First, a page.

The much-awaited Bibek Debroy committee report on the restructuring of Indian Railways lays down a five-year roadmap to evolve a statutory rail regulator, scrap the Rail Budget and make room for more players in an “open access” regime which turns the Railways into just another train-service provider in the country.
Instead of an aggressive approach as was seen in the interim report submitted in March for comments, the final report, to be presented to Railway Ministry on Friday, calls for more gradual changes.
The report, accessed by The Indian Express, makes the existence of an independent, quasi-judicial Railway Regulatory Authority of India a prerequisite in five years for reforms like un-bundling and restructuring of Railways.The Rail Budget as we know it, should cease to exist after that, it says.
“Once the changes of the first five years are implemented, including the resolution of the social costs issue, the Railway Budget should be phased out,” the report says adding that the government should take the entire burden of social cost borne by Railways by way of subsidy.
Pushed by Prime Minister Narendra Modi, the high-level committee was formed in September to restructure the Railways and suggest ways for resource mobilisation. After the receipt of the final report, the Railway Board is to submit a report on it to the PM by June-end.
Other seven members of the panel include former Cabinet Secretary K M Chandrasekhar; former MD National Stock Exchange Ravi Narain; former CMD Proctor and Gamble Gurcharan Das; former Financial Commissioner, Railways, R Kashyap; Senior fellow at Centre for Policy research Partha Mukhopadhyay.
The report envisages the creation of a Railway Ministry eventually with at least three Secretary-level officers (“not attached with the Railway Board”) to lay down policy for the rail sector, not just of Railways alone that “should ensure competition…encourage private entry and private investments.”
The Regulator will work under the policy framed by the Ministry, while the present Railway Board will become a board of Indian Railways — the government-run operator — alone. The Board itself might be pruned to having only five secretary-level officers from the present seven. It will be up to the Regulator to decide technical standards, set freight rates and resolve disputes. The Regulator can recommend fare revisions but these will not be binding on the Railway Ministry, it says, leaving scope, presumably, for the political dispensation of the day to take a call.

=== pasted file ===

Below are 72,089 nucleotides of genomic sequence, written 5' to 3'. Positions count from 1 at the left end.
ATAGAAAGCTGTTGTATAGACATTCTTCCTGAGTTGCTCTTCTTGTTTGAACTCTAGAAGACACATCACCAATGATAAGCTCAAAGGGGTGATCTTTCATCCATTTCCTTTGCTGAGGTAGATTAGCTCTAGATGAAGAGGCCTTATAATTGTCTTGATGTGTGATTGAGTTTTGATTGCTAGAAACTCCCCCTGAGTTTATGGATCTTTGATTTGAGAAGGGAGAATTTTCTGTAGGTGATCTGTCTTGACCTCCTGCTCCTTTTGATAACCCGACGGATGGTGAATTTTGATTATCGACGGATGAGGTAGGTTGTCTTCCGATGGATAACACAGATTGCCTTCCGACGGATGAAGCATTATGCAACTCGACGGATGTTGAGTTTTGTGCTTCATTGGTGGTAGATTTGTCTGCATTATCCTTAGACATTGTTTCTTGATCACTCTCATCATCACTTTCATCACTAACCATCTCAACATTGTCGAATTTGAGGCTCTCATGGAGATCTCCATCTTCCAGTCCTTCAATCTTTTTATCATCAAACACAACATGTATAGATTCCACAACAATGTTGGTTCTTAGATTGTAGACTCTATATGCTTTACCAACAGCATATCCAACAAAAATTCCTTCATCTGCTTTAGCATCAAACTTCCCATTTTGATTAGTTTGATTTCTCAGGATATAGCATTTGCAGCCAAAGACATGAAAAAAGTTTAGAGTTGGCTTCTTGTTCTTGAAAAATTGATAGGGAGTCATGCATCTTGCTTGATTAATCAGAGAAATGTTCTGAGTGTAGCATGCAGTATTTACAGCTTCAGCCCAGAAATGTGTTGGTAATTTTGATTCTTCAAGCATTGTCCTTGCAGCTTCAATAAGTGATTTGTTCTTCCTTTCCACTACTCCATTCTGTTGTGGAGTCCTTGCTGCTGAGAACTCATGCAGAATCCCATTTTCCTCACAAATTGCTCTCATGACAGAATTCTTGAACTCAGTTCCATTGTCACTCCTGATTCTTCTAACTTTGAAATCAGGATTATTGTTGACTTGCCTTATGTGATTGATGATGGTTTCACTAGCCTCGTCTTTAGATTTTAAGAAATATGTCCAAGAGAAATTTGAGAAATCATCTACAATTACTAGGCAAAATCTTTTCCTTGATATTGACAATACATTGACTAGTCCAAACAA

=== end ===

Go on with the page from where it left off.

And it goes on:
The first five years will see preparatory work: migration to a commercial accounting system (to figure out the social cost burden) in two years; uniform induction system of all new Human Resource; and devolution of powers to General Managers, Divisional Railway Managers and Station Managers.
In the new report, the committee has left the job of figuring out how to do that to the Minister of Railways under supervision of the PMO and aided by a dedicated group of officers. There is room for allowing outside experts to help in this too.
Separation of railway track construction, train operations, and rolling-stock production units under different entities to enable open access can happen only after after that, it says. The Dedicated Freight Corridor Corporation Limited (DFCCL), the report recommends, should be made autonomous and separated from Indian Railways so that it gives non-discriminatory access to both Indian Railways and private operators. Operators should be able to pay directly to DFCCL without having to interact with Railways.
As the tone of the interim report on the subject of private entry was criticised by unions and the bureaucracy, the final report is more cautious. “It needs to be understood that this Committee does not recommend privatization of Indian Railways,” it says, adding, “It does, however endorse private entry… with the proviso of an independent regulator. This Committee prefers use of the word liberalization and not privatization or deregulation, as both the latter are apt to misinterpretation.”